WASHINGTON—A coalition of Congressmembers, labor unions, and rail-related businesses is urging Congress to appropriate $205 billion to develop high-speed rail routes around the country, far more than included in pending infrastructure legislation.
“We have a generational opportunity to invest in our nation’s infrastructure,” a group of 23 Congressmembers, including Sen. Kirsten Gillibrand (D-N.Y.) and Reps. Alexandria Ocasio-Cortez (D-N.Y.) and Seth Moulton (D-Mass.) said in a June 1 letter to congressional leaders. With transportation accounting for more than one-fourth of the nation’s greenhouse-gas emissions over the past 30 years, they said, “a robust network of high-speed rail corridors with high-performance connections is the best option to dramatically reduce carbon emissions while improving intercity travel. It will be decades before aviation is carbon-free, and electric cars — although vital — will not improve highway speeds.”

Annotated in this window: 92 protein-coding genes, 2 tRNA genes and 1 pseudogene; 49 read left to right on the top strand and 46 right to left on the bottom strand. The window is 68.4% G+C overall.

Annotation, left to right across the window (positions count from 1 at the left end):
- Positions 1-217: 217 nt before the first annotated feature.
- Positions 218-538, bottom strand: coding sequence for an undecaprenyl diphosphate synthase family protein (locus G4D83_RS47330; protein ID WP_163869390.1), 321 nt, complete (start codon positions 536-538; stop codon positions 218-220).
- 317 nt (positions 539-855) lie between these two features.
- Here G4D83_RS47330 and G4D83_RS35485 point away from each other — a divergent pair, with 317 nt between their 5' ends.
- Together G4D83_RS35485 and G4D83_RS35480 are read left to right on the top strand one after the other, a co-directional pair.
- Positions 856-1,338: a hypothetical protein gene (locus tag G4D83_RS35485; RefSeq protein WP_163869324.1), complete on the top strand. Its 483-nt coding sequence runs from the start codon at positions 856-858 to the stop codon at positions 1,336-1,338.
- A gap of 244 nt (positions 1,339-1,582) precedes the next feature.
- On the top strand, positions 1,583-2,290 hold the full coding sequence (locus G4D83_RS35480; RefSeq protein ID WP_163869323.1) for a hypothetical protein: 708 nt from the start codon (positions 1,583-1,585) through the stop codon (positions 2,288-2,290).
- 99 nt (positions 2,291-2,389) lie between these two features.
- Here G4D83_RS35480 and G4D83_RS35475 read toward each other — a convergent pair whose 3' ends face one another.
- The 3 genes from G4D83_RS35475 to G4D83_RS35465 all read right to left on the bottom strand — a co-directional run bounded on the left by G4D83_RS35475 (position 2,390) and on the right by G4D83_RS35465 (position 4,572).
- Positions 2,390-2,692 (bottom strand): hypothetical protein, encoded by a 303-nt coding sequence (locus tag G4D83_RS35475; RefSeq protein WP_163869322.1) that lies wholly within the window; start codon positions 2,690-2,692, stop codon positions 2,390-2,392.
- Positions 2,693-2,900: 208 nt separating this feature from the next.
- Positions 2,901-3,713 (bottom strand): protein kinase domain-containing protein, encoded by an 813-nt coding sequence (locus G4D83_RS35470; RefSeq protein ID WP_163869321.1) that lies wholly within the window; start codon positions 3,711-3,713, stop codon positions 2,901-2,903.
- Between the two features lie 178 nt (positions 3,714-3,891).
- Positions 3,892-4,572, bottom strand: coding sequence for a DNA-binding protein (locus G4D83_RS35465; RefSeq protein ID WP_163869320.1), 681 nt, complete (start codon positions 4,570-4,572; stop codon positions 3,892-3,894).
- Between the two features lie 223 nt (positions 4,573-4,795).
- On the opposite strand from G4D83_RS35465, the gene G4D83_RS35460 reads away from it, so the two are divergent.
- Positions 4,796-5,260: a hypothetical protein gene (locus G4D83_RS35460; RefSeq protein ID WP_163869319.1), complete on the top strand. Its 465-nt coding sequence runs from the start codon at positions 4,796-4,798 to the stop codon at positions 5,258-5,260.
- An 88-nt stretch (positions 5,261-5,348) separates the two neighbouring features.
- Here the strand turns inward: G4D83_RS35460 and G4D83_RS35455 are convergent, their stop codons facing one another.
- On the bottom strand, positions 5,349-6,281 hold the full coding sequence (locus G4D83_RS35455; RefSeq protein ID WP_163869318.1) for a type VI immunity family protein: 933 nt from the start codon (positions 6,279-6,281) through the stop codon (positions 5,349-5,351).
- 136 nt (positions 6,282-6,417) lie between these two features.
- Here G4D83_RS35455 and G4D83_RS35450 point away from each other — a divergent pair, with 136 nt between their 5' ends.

The American Jobs Plan, the Biden administration’s $2.3 trillion infrastructure proposal, would appropriate $80 billion for rail, but most of that would go for upgrading current routes, says David Cameron, assistant to the director of the Teamsters Union’s Rail Conference and chief strategist for the newly formed high-speed rail coalition. The INVEST Act, a $547 billion surface-transportation bill introduced by Rep. Peter DeFazio (D-Ore.) on June 4, would appropriate $25 billion over the next five years for high-speed rail, which it defines as trains that can travel at 186 miles per hour. Amtrak’s top speed now is 79 mph.
In contrast, a bill introduced by Moulton in May would devote $205 billion, $41 billion a year for the next five years, to high-speed rail.